With the Ducks shooting themselves in the foot early in this one, Coach Altman had to make some quick decisions before things got out of hand. He made an interesting decision putting in Dominic Artis with 13 minutes left, as Artis has struggled to find his way after his return to the line-up a couple of weeks back.
But, we have to trust Dana’s decisions, as he knows better than anyone what’s going on with his team not only on the court, but also off the court. And trusting is what we did, as Artis, a score-first point guard, came in for Loyd, a pass-first point guard, to help get things rolling for the Ducks.
Artis not only came in to give a spark off the bench offensively, as Oregon got back into this one down 15-12, but he also did some damage defensively. Utah wasn’t necessarily shooting well from the field, but they were able to swing the ball around enough times so they could feed the big men Jordan Loveridge and Dallin Bachynski inside for easy baskets. Artis was able to stop the initial look by Utah’s point guard, disrupting the offensive flow of the Utes, and leading to Oregon’s resurgence.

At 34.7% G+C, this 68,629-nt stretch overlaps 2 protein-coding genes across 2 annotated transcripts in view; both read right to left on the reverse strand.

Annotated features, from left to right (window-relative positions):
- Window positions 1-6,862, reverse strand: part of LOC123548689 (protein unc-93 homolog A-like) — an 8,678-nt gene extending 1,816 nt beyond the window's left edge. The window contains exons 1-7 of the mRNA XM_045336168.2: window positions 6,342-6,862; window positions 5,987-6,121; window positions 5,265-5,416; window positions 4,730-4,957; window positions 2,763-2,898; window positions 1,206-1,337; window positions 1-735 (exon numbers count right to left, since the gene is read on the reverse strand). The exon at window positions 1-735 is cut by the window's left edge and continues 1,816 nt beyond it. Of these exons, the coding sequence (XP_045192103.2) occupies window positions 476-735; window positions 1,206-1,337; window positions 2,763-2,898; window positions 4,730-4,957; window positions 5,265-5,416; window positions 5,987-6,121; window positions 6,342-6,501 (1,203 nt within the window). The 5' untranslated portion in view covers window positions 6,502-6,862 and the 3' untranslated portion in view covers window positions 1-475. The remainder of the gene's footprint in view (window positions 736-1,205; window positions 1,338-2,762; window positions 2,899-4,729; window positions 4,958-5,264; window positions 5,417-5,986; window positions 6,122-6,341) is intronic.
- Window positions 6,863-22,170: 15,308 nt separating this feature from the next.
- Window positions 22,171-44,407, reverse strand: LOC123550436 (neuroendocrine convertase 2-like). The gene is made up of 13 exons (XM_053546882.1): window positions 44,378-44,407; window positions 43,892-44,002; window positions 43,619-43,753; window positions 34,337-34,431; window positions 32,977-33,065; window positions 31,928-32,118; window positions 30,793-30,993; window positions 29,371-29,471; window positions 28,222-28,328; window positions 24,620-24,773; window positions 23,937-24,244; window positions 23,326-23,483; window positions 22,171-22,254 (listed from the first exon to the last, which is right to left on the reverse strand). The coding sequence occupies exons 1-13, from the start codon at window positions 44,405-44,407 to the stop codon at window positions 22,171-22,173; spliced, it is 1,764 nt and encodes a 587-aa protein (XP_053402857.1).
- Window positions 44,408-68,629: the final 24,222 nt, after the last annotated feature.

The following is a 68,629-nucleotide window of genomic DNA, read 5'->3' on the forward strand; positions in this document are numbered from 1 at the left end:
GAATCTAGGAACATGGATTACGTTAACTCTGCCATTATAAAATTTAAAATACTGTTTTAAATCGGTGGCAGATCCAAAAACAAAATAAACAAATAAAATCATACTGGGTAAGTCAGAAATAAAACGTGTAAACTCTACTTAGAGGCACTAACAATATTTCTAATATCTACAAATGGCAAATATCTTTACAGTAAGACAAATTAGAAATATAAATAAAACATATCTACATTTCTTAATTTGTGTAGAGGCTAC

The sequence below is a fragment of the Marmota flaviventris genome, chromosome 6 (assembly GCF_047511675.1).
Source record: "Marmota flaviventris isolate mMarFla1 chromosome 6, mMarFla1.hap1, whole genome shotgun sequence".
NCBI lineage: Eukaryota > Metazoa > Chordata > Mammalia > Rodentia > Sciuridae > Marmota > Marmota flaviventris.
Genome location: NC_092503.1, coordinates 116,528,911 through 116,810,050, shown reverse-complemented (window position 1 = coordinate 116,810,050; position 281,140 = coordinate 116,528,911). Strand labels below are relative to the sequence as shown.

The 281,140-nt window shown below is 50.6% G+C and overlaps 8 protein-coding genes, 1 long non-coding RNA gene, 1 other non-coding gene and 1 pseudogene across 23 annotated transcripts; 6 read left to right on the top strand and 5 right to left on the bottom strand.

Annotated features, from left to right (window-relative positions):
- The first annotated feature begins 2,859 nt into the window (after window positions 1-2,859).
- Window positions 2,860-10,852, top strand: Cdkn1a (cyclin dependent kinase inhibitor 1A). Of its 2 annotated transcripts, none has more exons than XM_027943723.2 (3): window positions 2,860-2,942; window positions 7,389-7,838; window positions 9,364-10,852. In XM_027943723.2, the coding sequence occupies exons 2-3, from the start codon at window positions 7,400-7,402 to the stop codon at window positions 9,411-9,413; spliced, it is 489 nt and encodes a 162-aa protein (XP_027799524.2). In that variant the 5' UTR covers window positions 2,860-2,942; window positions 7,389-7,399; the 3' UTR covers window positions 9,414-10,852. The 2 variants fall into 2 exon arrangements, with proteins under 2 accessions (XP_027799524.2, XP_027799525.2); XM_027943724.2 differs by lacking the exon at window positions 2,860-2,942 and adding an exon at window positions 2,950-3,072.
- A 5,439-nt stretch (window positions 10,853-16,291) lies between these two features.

Oregon continued to battle around, but definitely didn’t look like the Ducks we know, as they finished the half with a score of 32-28, Utah. Twenty-eight points on the half; what could have happened?! It was clear Oregon wasn’t shooting well without looking at the box score, as they shot an ugly 37%, to Utah’s 45%. But, that wasn’t the only issue.